A few starts ago, I mentioned that the Indians may end up sending Danny Salazar down to the minors eventually. At the time, both he and Carlos Carrasco were struggling in the rotation; the only difference was that Salazar still had minor league options remaining. Even though the Indians moved Carrasco to the bullpen and called Josh Tomlin up to take his place in the rotation, I still thought that Salazar’s spot in the rotation could be in danger. With Trevor Bauer doing well at Triple-A, it gave the Indians an option if they wanted to make a move. Over his past couple of starts, Salazar seemed to show some improvement. However, after a shaky outing last night in Toronto, and yet another early exit from the game, the Indians sent him to Columbus.
What exactly was going wrong for Salazar this year, when compared to his strong debut during the 2013 season? First of all, his BABIP was significantly higher in 2014. His 2013 BABIP total was .298, while his 2014 BABIP total was .369 So there is a bit of bad luck involved with this, although that’s far from the only culprit.
Salazar’s walk rate also increased in 2014. His BB/9 in 2013 was 2.60, while in 2014 it was 3.76. He still had a good number of strikeouts this year, but still at a lesser rate from 2013. His K/BB ratio went from 4.33 last year, to 2.76 this year. His overall strkeout rate went from 30.8% in 2013, to 25.5% in 2014, while his walk rate went from 7.1% in 2013, to 9.2% in 2014. Even when Salazar was doing “okay” he was still throwing an inordinate amount of pitches, which led to early exits from games via pitch count.
Next, let’s look at ground ball and fly ball percentages. While Salazar’s ground ball percentages are roughly the same (34.4% in 2013 vs. 33.3% in 2014) his fly ball totals have gone up. He went from a fly ball percentage of 39.8% in 2013, to a fly ball percentage of 45.3% in 2014. His home run to fly ball ratio shot up to 15.1% in 2014, compared to 13.7% last year. The one total that really spiked was his infield hit ratio (which could be connected to the high BABIP numbers). His infield hit percentage was 4.5% in 2013, but went all the way up to 15.4% in 2014.
Another interesting point about Salazar has to do with the types of pitches he’s thrown, along with a drop in his average velocity in all pitch types across the board. For example, he threw his fastball 68.5% of the time in 2013, for an average velocity of 96.2 mph. So far in 2014, he’s thrown his fastball 76.4% of the time, with an average velocity of 93.6 mph. So he’s going to his fastball more often, and it’s a bit slower than it was last year.
Salazar used his slider 11% of the time in 2013, with an average velocity of 86.8 mph. In 2014, he used his slider just 6.7% of the time, and it had an average velocity of 84.8 mph. So even it lost a couple of mph from last season. He used his change-up 20.6% of the time in 2013 and it had an average velocity of 85.8 mph. In 2014, he used it 16.6% of the time, and it had an average velocity of 83.2 mph. You know the drill by now – used it less, plus it had less velocity. The only pitch that stayed almost the same was his curveball – he used it just 0.3% of the time in 2013, and it had an average velocity of 78.5 mph. He used it 0.1% of the time in 2014, and the velocity remained the same; his only pitch that didn’t see a drop in speed.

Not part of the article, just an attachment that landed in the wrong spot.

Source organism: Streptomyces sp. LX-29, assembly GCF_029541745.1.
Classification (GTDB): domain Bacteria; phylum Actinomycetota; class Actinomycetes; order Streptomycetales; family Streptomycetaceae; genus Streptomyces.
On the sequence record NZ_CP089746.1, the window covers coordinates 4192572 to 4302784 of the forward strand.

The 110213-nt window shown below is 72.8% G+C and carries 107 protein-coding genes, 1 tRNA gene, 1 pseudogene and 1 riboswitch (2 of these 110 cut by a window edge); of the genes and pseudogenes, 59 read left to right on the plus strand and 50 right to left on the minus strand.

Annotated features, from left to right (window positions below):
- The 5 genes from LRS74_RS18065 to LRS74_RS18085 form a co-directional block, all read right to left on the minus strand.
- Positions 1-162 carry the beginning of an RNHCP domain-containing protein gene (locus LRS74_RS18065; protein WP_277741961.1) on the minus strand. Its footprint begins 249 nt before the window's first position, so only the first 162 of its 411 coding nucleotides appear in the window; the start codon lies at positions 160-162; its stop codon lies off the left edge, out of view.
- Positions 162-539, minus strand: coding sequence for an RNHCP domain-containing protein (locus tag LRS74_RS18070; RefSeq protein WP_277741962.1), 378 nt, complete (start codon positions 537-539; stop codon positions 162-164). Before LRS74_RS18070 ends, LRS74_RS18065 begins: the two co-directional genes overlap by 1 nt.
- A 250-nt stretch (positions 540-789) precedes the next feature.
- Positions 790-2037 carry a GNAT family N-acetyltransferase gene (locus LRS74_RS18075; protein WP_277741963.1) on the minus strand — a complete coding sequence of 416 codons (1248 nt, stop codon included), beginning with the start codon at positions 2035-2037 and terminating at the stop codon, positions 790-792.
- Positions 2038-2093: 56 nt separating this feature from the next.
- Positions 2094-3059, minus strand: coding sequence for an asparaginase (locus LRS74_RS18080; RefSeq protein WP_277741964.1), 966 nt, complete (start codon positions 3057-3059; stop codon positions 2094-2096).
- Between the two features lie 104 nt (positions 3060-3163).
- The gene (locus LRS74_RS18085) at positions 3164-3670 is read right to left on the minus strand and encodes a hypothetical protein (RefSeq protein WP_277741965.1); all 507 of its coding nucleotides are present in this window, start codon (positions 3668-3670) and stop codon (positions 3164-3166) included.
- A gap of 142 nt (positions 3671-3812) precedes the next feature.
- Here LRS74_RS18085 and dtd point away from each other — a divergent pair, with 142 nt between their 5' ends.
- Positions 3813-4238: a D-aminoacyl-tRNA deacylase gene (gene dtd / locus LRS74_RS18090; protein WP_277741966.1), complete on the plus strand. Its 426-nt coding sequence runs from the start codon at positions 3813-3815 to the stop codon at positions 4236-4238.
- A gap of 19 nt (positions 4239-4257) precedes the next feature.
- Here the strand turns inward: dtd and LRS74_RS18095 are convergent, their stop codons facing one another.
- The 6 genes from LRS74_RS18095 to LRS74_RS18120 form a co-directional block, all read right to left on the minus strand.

Let’s look at a few other things that Danny Salazar is doing worse this year (there are a lot of them). In 2013, he got batters to swing at pitches outside the strike zone 35.8% of the time. That fell to 28.7% this year. Batters are making contact with his pitches at a much higher rate in 2014 as well.
As far as pitch location, I tried to pull up a few different heat maps to see if there were any major differences. Ryan looked at Salazar’s fastball placement back on April 18, but these maps represent all types of pitches from each start. I tried to get a couple of good and bad starts – the first two maps break down lefties and righties in Salazar’s first major league start last year on July 11. Then I took a poor start against the Royals on April 22 this year, as well as what was probably his best start of 2014 – April 27 against the Giants. The last set are from last night’s game against Toronto.
Heat maps courtesy of ESPN Stats & Information
When Salazar has been successful, he’s kept the ball away from left-handed hitters. In the one bad start on April 22, you can see that he was just all over the place to both sides of the plate. By last night’s start, he kept the ball away from lefties at times; a lot of pitches still happen to be right down the middle of the plate.
When you take all of the above data, you can see that Salazar is relying more on his fastball in 2014, and that all of his pitches have lost some velocity. With an increase in walk rate, he’s often either all over the place (like April 22) or the pitches are coming down the middle of the plate. If hitters have figured out what he’s doing, they just have to sit back and wait for their pitch.
So after all of this, who will take Salazar’s spot on the roster? Kyle Crockett, a pitcher from Double-A Akron who has 6 saves and an 0.57 ERA so far this season with the Rubber Ducks. Crockett was the Tribe’s fourth-round selection in the 2013 draft, and he becomes the first person from last year’s draft class to make the majors. There will likely be another roster move by the time Salazar’s spot in the rotation approaches (I doubt they’re going to re-start the Carrasco-in-the-rotation experiment). So Crockett provides an extra bullpen arm in the meantime, and gives the Indians a chance to see what he can do at the major league level.